Today we’re very happy to have a guest author writing exclusively for Good Food Gold Coast. Paul Williams, the owner of Gold Coast Food Photography, shares some fantastic tips that anyone will find useful, from the camera phone snapper to the seasoned studio pro. In the interests of better food photography…enjoy!
The importance of backlighting for food photography
Learning about, then understanding the value of the backlight for food photography is a crucial part of becoming a good food photographer.
A low back light showcases the rich texture of this black slate dessert platter.
Most photographers who first venture into food photography (myself included), often overlook the backlight and instead opt for setups like two diffused side lights, with perhaps a half a stop difference between them in output power (50% less light). I got very lucky with some of my first food shoots in 2004 and actually managed to get some nice shots ‘fudging my way through’ like this, but the turning point for me was realising that (similarly to shooting portraits), the backlight for food will really take your food photography to the next level.
Back lighting also illuminates bottled liquids in a very attractive way.
This technique is what I often use in the studio, though the fundamentals remain the same if you’re not using flash. For those shooting in natural light, you simply move around the plate to ensure that the light source is coming from behind the dish. If it’s a little strong – causing silhouette and a loss of detail in the front of the dish, use something white (such as a menu) to bounce some light back into the food.
Back lighting defines a dish from its background and here also illuminates the oil bottle beautifully.
The main benefit of backlighting food is that it gives it dimension. It sets your food apart from its background and increases the texture of the food dramatically. Bringing your light source down in height will further increase the texture of the food, by ‘scraping’ or ‘skimming’ light across its surface. This lengthens shadows, which can then be diffused according to how strong you’d like your contrast.
Combined with more complex studio techniques, photographers can even recreate a distinct morning light for a breakfast menu.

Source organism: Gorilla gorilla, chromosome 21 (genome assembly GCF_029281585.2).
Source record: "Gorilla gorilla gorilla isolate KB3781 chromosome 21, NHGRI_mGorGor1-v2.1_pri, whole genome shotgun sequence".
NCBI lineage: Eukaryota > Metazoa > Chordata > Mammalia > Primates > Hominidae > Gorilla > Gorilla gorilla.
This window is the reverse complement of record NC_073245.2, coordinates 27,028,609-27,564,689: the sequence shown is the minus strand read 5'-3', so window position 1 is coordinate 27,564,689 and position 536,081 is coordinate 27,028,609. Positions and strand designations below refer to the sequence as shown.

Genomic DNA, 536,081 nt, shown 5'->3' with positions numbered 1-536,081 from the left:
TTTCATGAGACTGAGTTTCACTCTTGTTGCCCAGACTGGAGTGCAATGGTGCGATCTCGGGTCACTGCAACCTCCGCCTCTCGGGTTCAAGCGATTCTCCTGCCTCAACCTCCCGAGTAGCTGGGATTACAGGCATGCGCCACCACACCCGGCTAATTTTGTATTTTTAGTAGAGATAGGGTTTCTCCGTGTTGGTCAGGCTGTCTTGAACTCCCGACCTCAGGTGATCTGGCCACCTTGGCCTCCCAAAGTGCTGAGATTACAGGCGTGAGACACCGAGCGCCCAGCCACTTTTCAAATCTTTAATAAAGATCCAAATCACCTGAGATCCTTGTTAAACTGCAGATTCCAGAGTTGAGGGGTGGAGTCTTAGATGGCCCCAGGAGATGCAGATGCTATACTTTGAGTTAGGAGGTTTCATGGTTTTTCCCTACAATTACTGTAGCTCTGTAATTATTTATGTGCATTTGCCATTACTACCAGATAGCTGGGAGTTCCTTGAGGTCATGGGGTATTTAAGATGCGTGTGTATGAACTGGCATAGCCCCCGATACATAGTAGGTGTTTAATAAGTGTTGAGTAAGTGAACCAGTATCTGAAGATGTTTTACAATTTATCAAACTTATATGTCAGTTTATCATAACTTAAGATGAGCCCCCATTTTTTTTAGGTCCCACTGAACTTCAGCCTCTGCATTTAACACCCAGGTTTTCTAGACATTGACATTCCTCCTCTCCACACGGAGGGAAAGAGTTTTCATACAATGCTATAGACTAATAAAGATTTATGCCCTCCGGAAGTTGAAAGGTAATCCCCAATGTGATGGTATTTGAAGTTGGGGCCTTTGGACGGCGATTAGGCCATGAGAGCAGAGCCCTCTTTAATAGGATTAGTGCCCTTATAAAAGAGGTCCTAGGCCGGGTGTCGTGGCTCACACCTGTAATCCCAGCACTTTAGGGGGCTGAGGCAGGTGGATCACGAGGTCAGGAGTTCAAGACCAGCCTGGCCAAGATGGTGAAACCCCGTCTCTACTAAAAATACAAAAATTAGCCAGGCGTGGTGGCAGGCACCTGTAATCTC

Lowering your backlight (or raising your plate higher) is the ideal technique when photographing foods of very limited texture, such as soups, or if you’d like to capture the subtle variances in height over a liquid syrup. Lowering your backlight when photographing soup, for instance, will give it vibrancy and showcase textural features such as surface oil droplets. Using a front light as your key light would result in a less dimensional, less textural photograph.
Liquid nitrogen vapours caught using back lighting.
If it’s important to capture smoke or steam on your food, backlighting is the only way to shoot this. For example, if you’re photographing a hearty stew for a winter menu, the back light is what illuminates the steam and gives it body. Lighting steam from the front makes it less opaque while, at the same time, ruining the contrast of anything that lies behind the steam. Doh! Take the below shot as a more dramatic example. I shot this in Singapore for world famous dessert chef, Janice Wong. It was vital to capture the liquid nitrogen vapours as they rolled off this amazing dessert the instant it was plated-up. I placed my key light (main light source) behind the ice cream to achieve this and rim-lit the edges to separate the food from its background. A 2nd ‘fill light’ showed the detail in the front of the food.
Syrup action plus an incredible amount of texture showcased by back lighting.
There is no magic bullet for food photography. It’s infamous in its technical complexity for good reason. Even seasoned pros shy away from venturing into shooting food, as it’s a very different animal. But I honestly consider back lighting to be the closest thing that I can share to a magic bullet. It’s one hell of a trick to have up your sleeve and you’ll be glad to have mastered it!
Now be off with you and go merrily into the world and practice. Beware the dreaded lens flare!
Food photography folio images by Paul Williams Photography – Gold Coast and Brisbane
Paul Williams is the owner of Gold Coast Food Photography and the creator of all these wonderful images. You can see more of his work, check out the services plus keep up with his latest tips, recipes and food news at his site here!